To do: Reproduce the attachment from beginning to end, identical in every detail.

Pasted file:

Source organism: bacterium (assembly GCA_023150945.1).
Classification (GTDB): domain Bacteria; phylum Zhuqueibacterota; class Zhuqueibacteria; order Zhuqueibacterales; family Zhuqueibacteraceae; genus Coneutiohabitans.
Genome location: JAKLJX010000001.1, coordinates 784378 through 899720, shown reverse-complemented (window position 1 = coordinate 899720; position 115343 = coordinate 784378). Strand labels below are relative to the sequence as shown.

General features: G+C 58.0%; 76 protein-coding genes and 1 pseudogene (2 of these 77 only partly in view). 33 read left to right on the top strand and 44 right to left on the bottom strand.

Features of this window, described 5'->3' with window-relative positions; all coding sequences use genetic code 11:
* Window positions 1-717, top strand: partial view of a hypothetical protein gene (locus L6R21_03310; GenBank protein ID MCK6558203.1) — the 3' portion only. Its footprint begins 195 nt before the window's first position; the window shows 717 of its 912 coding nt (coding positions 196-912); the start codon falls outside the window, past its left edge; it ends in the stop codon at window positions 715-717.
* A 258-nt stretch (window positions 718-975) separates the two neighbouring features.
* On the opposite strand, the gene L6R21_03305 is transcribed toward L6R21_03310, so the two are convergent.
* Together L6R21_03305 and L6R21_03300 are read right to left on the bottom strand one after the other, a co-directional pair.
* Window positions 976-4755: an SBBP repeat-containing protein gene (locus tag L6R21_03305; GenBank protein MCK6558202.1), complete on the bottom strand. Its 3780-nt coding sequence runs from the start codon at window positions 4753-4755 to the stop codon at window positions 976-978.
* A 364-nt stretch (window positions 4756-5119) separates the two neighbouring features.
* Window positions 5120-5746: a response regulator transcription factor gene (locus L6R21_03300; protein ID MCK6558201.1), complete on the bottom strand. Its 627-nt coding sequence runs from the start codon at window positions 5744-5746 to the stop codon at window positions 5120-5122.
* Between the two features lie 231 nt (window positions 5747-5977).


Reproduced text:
Source organism: bacterium (assembly GCA_023150945.1).
Classification (GTDB): domain Bacteria; phylum Zhuqueibacterota; class Zhuqueibacteria; order Zhuqueibacterales; family Zhuqueibacteraceae; genus Coneutiohabitans.
Genome location: JAKLJX010000001.1, coordinates 784378 through 899720, shown reverse-complemented (window position 1 = coordinate 899720; position 115343 = coordinate 784378). Strand labels below are relative to the sequence as shown.

General features: G+C 58.0%; 76 protein-coding genes and 1 pseudogene (2 of these 77 only partly in view). 33 read left to right on the top strand and 44 right to left on the bottom strand.

Features of this window, described 5'->3' with window-relative positions; all coding sequences use genetic code 11:
* Window positions 1-717, top strand: partial view of a hypothetical protein gene (locus L6R21_03310; GenBank protein ID MCK6558203.1) — the 3' portion only. Its footprint begins 195 nt before the window's first position; the window shows 717 of its 912 coding nt (coding positions 196-912); the start codon falls outside the window, past its left edge; it ends in the stop codon at window positions 715-717.
* A 258-nt stretch (window positions 718-975) separates the two neighbouring features.
* On the opposite strand, the gene L6R21_03305 is transcribed toward L6R21_03310, so the two are convergent.
* Together L6R21_03305 and L6R21_03300 are read right to left on the bottom strand one after the other, a co-directional pair.
* Window positions 976-4755: an SBBP repeat-containing protein gene (locus tag L6R21_03305; GenBank protein MCK6558202.1), complete on the bottom strand. Its 3780-nt coding sequence runs from the start codon at window positions 4753-4755 to the stop codon at window positions 976-978.
* A 364-nt stretch (window positions 4756-5119) separates the two neighbouring features.
* Window positions 5120-5746: a response regulator transcription factor gene (locus L6R21_03300; protein ID MCK6558201.1), complete on the bottom strand. Its 627-nt coding sequence runs from the start codon at window positions 5744-5746 to the stop codon at window positions 5120-5122.
* Between the two features lie 231 nt (window positions 5747-5977).